Complainant asserts rights in the COOPER’S HAWK mark based on Reg. No. 3,413,975 issued on April 22, 2008. According to the incontestable registration, it claims that the mark has been in continuous use in commerce since 2005. See Compl. Ex. E. Registration of a mark with the USPTO is generally sufficient to establish rights in that mark under Policy ¶ 4(a)(i). See Liberty Global Logistics, LLC v. damilola emmanuel / tovary services limited, FA 1738536 (Forum Aug. 4, 2017) (stating, “Registration of a mark with the USPTO sufficiently establishes the required rights in the mark for purposes of the Policy.”). Therefore, the Panel finds that Complainant has rights in the mark under Policy ¶ 4(a)(i).
It is important to emphasize that although the application for the trademark was filed in January 2007, Complainant asserts common law rights in the COOPER’S HAWK mark dating back to October 5, 2020. See Compl. Ex. E. Common law rights in a mark may be established under Policy 4(a)(i) by a showing of secondary meaning. See Marquette Golf Club v. Al Perkins, 1738263 (Forum July, 27, 2017) (finding that Complainant had established its common law rights in the MARQUETTE GOLF CLUB mark with evidence of secondary meaning, including “longstanding use; evidence of holding an identical domain name; media recognition; and promotional material/advertising.”). Complainant argues that it has used the COOPER’S HAWK openly in commerce since the opening of its first restaurant on October 5, 2005 in Overland Park, Illinois. Complainant provides printouts outlining its use of the marks. See Compl. Ex. G.
Respondent does not dispute that its domain name is Identical and/or confusingly similar to Complaint’s trademark. Rather, it argues that its registration of the <coopershawk.com> domain name predates Complainant’s alleged rights in the mark. For this element of the Policy, however, when the trademark was first used is not relevant to the inquiry of whether the mark is identical and/or confusingly similar to the Complainant’s mark under Policy ¶ 4(a)(i). See AB Svenska Spel v. Zacharov, D2003-0527 (WIPO Oct. 2, 2003) (holding that the UDRP does not require a complainant to have registered its trademark prior to the respondent’s registration of the domain name under Policy ¶ 4(a)(i) but may prevent a finding of bad faith under Policy ¶ 4(a)(iii)); see also Clear!Blue Holdings, L.L.C. v. NaviSite, Inc., FA 888071 (Forum Mar. 5, 2007) (“Although the domain name in dispute was first registered in 1996, four years before Complainant’s alleged first use of the mark, the Panel finds that Complainant can still establish rights in the CLEAR BLUE marks under Policy ¶ 4(a)(i).”).
The Policy states that the Complainant, as part of its prima facie case, must demonstrate that the Respondent has no rights or legitimate interests in respect of the domain name. See Policy ¶ 4(a)(ii). Policy ¶ 4(c) enumerates certain circumstances, “in particular but without limitation, if found by the Panel to be proved based on its evaluation of all evidence presented” which may be used by a Respondent to demonstrate its rights or legitimate interests to the domain name for purposes of ¶ 4(a)(ii).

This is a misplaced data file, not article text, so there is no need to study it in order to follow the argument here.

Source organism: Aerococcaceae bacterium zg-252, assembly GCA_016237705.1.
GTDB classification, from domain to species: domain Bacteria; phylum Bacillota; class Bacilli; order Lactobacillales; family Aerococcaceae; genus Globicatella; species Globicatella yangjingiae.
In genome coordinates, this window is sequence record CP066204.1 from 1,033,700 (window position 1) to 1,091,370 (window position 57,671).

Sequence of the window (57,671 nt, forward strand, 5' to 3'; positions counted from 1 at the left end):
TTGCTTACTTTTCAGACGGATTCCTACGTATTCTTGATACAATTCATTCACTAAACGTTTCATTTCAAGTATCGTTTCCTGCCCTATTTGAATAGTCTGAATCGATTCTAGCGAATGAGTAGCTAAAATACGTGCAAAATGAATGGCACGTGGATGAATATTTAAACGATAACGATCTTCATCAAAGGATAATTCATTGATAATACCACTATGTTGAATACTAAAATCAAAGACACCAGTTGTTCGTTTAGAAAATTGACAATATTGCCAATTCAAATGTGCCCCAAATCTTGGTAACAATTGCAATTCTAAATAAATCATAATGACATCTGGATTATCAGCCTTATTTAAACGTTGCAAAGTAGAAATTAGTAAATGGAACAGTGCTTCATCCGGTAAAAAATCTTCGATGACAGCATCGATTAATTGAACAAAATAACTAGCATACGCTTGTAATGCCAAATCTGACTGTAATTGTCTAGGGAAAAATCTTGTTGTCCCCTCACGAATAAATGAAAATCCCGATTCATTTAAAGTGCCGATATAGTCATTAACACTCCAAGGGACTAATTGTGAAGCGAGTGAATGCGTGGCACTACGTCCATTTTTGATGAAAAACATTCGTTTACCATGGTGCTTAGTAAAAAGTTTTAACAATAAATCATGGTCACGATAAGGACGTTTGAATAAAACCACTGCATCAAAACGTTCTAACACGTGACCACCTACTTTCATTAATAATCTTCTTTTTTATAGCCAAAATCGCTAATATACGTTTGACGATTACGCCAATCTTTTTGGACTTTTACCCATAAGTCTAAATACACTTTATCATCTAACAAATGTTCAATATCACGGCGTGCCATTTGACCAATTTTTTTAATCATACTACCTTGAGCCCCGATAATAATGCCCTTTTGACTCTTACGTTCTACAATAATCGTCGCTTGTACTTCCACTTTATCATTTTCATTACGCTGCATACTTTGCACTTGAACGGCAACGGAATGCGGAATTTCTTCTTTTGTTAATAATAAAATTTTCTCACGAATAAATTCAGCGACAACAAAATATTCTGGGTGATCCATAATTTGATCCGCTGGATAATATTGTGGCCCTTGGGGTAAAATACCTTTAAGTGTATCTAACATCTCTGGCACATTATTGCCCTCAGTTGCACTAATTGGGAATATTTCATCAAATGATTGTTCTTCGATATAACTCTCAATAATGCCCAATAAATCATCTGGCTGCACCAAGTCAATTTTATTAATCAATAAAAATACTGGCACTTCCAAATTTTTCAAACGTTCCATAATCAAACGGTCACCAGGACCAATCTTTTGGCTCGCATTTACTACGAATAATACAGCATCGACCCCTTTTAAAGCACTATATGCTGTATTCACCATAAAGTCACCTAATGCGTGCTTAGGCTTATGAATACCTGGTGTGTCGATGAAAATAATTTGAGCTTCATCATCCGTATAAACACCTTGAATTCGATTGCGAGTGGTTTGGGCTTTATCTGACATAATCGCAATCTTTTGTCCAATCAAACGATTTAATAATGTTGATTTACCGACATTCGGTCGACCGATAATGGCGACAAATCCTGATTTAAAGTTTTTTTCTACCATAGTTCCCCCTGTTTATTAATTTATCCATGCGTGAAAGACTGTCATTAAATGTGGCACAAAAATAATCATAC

Complainant argues that Respondent has no rights or legitimate interests in the disputed domain name because it does not meet any of the enumerated conditions within Policy ¶ 4(c), namely that the Respondent is not using the domain in connection with a bona fide offering of goods or services, is not commonly known by the domain name, nor is it engaged in a noncommercial or fair use of the mark. Additionally, it argues that there is no affiliation between the Respondent and the Complainant nor has the Complainant authorized or licensed the Respondent to use the Complainant’s mark.
Respondent argues, however, that the terms of the <coopershawk.com> domain name are comprised of the descriptive, dictionary words, “Cooper’s Hawk”, which is a common North American bird and that there are a number of third parties that have adopted and use “Cooper’s Hawk” in their names.
It is undisputed that Complainant never authorized Respondent to use the Cooper’s Hawk trademark for any purpose. Nor does the Respondent claim to (a) have any trademark rights associated with the designation “Cooper’s Hawk” or (b) be commonly known as Cooper’s Hawk. However, it is important to note that a determination of whether the Respondent has rights or legitimate interests cannot solely be made on the express factors listed in Policy ¶ 4(c). This is why the text of that section uses the terms “without limitation.” The Policy (now more than 20 years old) recognized that there could be other situations in which a Respondent could demonstrate that it has rights or legitimate interests in a domain name.
In assessing whether a respondent has rights or legitimate interests in a dictionary word, UDRP panels have tended to look at several factors: "the status and fame of the trademark,” (weak in this case, in November 2005) "whether the respondent has registered other domain names containing dictionary words or phrases" (true, for this Respondent), and "whether the domain name is used in connection with a purpose relating to its generic or descriptive meaning". See Easton Corp Pty Ltd v. Privacydotlink Customer 9513 / DNS Admin, Best Web Limited, D2016-1975 (WIPO November 12, 2016) quoting WIPO Overview of WIPO Panel Views on Selected UDRP Questions, Second Edition.[i] In Easton, therefore, rather than making a definitive determination on whether the Respondent had any rights or legitimate interests in the domain name, it went straight to the Complainant’s allegations of bad faith.